In the meantime, remind yourself how much you love your spouse and think about all of the reasons they are worth the wait.

3. Make a list of future plans

Just because you can't see each other now doesn't mean you won't be able to get together in the future - and what better way to anticipate this time than to make some itineraries

Talking about future goals and plans, such as traveling as a couple or moving in together, boosts morale and gives couples something to look forward to.

4. Follow government rules

If you live in a different country than your spouse, you have likely resigned to the fact that you won't be able to see them for quite some time.

But it can be more difficult to accept that you must socially isolate if your spouse only lives a couple of hours away from you.

Remember how important it is at this time to help flatten the curve and support healthcare workers by socially isolating them.

Governments are all but begging people not to leave their homes unless they absolutely have to.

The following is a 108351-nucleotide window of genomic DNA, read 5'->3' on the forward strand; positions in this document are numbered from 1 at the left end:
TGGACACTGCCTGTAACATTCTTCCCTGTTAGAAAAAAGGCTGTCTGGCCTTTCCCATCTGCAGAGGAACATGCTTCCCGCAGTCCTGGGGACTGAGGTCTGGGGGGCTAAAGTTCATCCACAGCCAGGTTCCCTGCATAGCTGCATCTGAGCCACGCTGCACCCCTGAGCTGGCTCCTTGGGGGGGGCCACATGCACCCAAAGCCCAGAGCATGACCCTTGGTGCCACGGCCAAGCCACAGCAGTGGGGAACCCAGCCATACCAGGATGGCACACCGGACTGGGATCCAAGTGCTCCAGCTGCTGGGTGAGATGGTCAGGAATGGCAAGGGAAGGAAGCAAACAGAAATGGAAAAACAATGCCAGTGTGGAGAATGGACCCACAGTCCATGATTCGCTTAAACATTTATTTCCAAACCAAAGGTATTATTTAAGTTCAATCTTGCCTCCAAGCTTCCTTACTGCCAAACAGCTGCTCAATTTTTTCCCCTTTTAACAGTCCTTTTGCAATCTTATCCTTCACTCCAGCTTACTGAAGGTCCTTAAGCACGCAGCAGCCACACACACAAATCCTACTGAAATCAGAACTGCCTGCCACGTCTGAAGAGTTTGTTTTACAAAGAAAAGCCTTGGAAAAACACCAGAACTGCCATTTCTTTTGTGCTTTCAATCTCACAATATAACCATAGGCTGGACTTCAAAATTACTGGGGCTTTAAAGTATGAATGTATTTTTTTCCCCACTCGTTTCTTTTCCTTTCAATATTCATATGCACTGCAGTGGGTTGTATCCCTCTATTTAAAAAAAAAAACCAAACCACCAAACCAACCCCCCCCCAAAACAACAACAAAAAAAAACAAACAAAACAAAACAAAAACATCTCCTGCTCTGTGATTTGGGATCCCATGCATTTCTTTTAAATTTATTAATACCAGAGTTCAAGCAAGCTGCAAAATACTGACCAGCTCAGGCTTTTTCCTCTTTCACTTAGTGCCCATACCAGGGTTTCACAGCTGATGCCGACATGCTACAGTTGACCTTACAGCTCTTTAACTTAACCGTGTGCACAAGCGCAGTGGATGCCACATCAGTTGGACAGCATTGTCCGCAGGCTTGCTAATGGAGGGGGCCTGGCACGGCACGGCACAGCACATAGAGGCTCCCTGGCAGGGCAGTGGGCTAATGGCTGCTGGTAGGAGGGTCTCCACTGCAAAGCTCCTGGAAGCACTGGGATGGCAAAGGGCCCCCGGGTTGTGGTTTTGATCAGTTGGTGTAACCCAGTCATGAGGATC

Basically, if you're not an essential worker, you're not getting groceries, and you're not seeking medical attention - stay home!

It's difficult to be away from the one you love, but we all must follow the rules to shelter in place if we want this virus to pass.

Being in a long-distance relationship during the time of Coronavirus is trying. This season of life may feel especially long without being able to see your spouse in person, but this too shall pass.

Be patient, show love, and stay in contact with each other daily. This will help keep your relationship strong until you can see each other again.

About Rachael Pace:

Rachael is a noted writer currently associated with She provides inspiration, support, and empowerment in the form of her motivational articles and essays. Rachael enjoys studying about today's evolving forms of loving partnerships and is passionate about writing on all types of romantic connections. She believes that everyone should make room for love in their lives and encourages couples to work on overcoming their challenges together.